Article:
Stammering lips describes the guttural or staccato type language of the nations surrounding the Jews. In comparison the Hebrew language was smooth and flowing.

Another tongue means a foreign language.
The actual use of tongues began at Pentecost in Acts 2:4-13. Clearly the tongues mentioned here are known languages. The purpose of the tongues throughout Acts [Acts 2:4-13, Acts 10:46,
Acts 19:1-7] was to show a sign of the commencement of the church age, the arrival of the indwelling Holy Spirit!
I Corinthians 12,13, and 14 address the problems that had arisen around the heretical use of tongues in Corinth. Paul expresses concern in chapter twelve over the wrong emphasis on spiritual gifts leading to pride and self-glory.
In chapter 13, using the principle of mature "agape" love, Paul shows how irrelevant prophecy (the gift of revealing divine truth), tongues, and knowledge (a gift to teach believers doctrine not yet recorded) will be in comparison. The church age was in its infancy at the time of the writing of I Corinthians. Charles Ryrie says, "There are stages of growth within the present imperfect time before Christ's return. After the Church began, there was a period of immaturity, during which spectacular gifts were needed for growth and authentication (Hebrews 2:3,4). With the completion of the New Testament and the growing maturity of the Church, the need for such gifts disappeared."(2) Again, in
I Corinthians 13 as in chapter 12, Paul de-emphasizes the role of tongues in the church. He also said there would be a time coming when these spectacular gifts would no longer be used. They would be put away. When we understand the profitable use of tongues as shown in I Corinthians 14:6, we can see tongues were no longer needed after the completion of inspired Scripture (Rev. 22:18).
The regulations listed in
I Corinthians 14 clearly show that the modern day emphasis on tongues is anything but Biblical. The rules set forth are as follows:

1. Use tongues for Authentication.
I Corinthians 14:22. Tongues were to be used to authenticate the truth to those who would not believe.

2. Don't let tongues be a hindrance in church. I Corinthians 14:23. If an unbeliever comes to church and hears "tongues," he's going to write the believers off as a bunch of crazies.

3. Make sure all is edifying, building others up. No self glory.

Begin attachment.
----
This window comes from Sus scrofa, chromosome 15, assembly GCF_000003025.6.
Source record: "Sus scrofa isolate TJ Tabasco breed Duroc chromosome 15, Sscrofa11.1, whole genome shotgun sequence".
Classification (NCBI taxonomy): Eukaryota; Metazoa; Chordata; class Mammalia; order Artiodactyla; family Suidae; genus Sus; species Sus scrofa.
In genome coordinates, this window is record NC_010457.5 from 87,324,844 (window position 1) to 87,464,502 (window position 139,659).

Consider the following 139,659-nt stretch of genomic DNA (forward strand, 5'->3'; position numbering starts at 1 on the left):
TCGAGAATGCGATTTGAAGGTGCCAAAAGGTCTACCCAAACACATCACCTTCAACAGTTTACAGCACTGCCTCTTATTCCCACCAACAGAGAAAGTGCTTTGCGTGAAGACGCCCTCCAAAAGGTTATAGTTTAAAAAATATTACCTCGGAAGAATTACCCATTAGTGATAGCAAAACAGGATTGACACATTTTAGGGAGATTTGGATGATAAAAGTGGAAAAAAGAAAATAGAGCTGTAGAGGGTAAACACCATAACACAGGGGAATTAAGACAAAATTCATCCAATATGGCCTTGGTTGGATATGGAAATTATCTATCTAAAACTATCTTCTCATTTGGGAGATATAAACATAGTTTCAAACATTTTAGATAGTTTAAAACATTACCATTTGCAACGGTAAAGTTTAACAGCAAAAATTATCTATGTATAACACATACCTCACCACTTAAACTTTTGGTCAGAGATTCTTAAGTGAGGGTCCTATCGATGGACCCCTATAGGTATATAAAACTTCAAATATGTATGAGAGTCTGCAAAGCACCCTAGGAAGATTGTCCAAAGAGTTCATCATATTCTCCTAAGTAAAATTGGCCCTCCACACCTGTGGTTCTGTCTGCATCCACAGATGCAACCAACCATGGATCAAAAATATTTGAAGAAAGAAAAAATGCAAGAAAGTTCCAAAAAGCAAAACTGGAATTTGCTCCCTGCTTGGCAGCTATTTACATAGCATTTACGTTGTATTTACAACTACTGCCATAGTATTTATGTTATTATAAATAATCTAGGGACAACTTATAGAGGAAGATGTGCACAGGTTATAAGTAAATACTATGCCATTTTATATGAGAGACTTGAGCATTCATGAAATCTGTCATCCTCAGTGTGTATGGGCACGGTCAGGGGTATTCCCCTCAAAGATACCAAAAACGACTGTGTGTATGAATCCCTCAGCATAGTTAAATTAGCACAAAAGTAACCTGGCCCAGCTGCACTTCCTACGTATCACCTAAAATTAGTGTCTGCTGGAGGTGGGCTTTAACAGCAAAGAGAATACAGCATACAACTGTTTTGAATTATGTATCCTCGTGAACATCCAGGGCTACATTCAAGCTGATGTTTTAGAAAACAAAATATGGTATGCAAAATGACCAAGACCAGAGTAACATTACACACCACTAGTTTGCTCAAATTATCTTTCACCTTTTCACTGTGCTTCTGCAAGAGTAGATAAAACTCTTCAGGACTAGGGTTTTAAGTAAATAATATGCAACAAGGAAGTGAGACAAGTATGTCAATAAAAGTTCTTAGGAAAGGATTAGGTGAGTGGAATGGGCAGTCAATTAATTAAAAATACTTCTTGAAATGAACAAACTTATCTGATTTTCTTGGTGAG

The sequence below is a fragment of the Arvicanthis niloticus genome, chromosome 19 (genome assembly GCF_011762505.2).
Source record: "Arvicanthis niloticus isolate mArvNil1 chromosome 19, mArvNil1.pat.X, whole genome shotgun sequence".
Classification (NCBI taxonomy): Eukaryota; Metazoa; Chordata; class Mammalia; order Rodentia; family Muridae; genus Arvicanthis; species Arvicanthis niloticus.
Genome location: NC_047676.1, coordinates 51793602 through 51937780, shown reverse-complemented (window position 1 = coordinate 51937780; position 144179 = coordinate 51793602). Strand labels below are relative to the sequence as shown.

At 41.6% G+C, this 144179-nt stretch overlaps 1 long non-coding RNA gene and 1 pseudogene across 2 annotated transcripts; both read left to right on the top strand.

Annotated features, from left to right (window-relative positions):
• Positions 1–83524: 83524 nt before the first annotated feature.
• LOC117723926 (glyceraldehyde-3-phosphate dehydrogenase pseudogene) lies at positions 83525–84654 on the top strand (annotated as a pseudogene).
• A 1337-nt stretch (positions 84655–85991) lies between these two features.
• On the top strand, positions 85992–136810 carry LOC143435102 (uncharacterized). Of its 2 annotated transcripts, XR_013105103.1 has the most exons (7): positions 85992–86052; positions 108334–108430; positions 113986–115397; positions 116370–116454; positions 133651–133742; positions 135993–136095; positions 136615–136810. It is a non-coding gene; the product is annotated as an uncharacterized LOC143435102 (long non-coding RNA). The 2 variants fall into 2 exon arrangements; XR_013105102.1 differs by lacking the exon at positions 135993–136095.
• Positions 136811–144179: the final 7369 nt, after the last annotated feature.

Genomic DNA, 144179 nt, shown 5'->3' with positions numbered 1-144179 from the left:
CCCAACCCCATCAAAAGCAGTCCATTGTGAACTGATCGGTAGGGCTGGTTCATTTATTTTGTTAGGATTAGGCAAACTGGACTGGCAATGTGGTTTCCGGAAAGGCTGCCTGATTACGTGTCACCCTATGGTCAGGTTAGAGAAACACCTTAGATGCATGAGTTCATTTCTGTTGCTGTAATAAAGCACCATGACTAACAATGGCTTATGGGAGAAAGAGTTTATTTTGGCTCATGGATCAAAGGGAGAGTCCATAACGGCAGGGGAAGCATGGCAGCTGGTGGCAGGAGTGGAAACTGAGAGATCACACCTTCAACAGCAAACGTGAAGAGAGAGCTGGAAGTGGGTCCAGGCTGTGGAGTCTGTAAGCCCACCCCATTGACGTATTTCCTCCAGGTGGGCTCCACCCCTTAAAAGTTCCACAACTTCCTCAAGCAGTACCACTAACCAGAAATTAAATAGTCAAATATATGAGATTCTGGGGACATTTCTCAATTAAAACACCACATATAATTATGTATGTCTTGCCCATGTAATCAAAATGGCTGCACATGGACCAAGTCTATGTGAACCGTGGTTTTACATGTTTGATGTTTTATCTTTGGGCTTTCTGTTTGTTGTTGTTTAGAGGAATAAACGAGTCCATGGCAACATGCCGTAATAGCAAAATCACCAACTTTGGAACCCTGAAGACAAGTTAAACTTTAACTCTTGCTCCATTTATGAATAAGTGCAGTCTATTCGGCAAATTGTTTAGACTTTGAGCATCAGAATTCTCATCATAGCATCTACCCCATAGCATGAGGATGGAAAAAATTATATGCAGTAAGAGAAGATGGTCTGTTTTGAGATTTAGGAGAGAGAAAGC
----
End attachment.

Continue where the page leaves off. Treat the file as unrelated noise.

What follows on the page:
I Cor. 14:26

4. Tongues are limited to 2 and at the most 3 individuals. I Cor. 14:27

5. Interpreter must be present, otherwise silence is mandated.
I Cor. 14:28

6. Women keep silence in the churches I Cor. 14:34

7. Forbid not to speak in tongues according to the guidelines.
I Cor. 14:39

8. Make sure there is no confusion. I Corinthians 14:33,40

Each of the rules given in
I Corinthians 14 have obvious reasons. If any one of these regulations set forth in Scripture is violated, we know based on objective fact that the "tongue" use is not valid.
Study the current Charismatic tongues usage. The question of whether it is Biblical or not can be answered simply through systematic comparisons with Scripture. The use of tongues at the beginning of the church age was for a sign, especially to the Jews, to given authenticity to God's leading. The tongues used in Scripture were always known languages not previously studied or learned. Another individual who knew that language had to be present. The tongues the Corinthians were dabbling in probably included "ecstatic utterances," but Paul clearly showed he in no way agreed with such practice. That practice had its roots in paganism.
The greatest danger in our day regarding tongues comes when a subjective faith based on experience replaces the objective faith we have in inspired Scripture. That is what happens when "ecstatic speech" is uttered. The final authority becomes the experience. "Ecstatic Speech" opens the way for the possibility of satanic influence becoming the authority.

(2) Charles Ryrie, The Ryrie Study Bible (Chicago: Moody Press, 1978), 1637.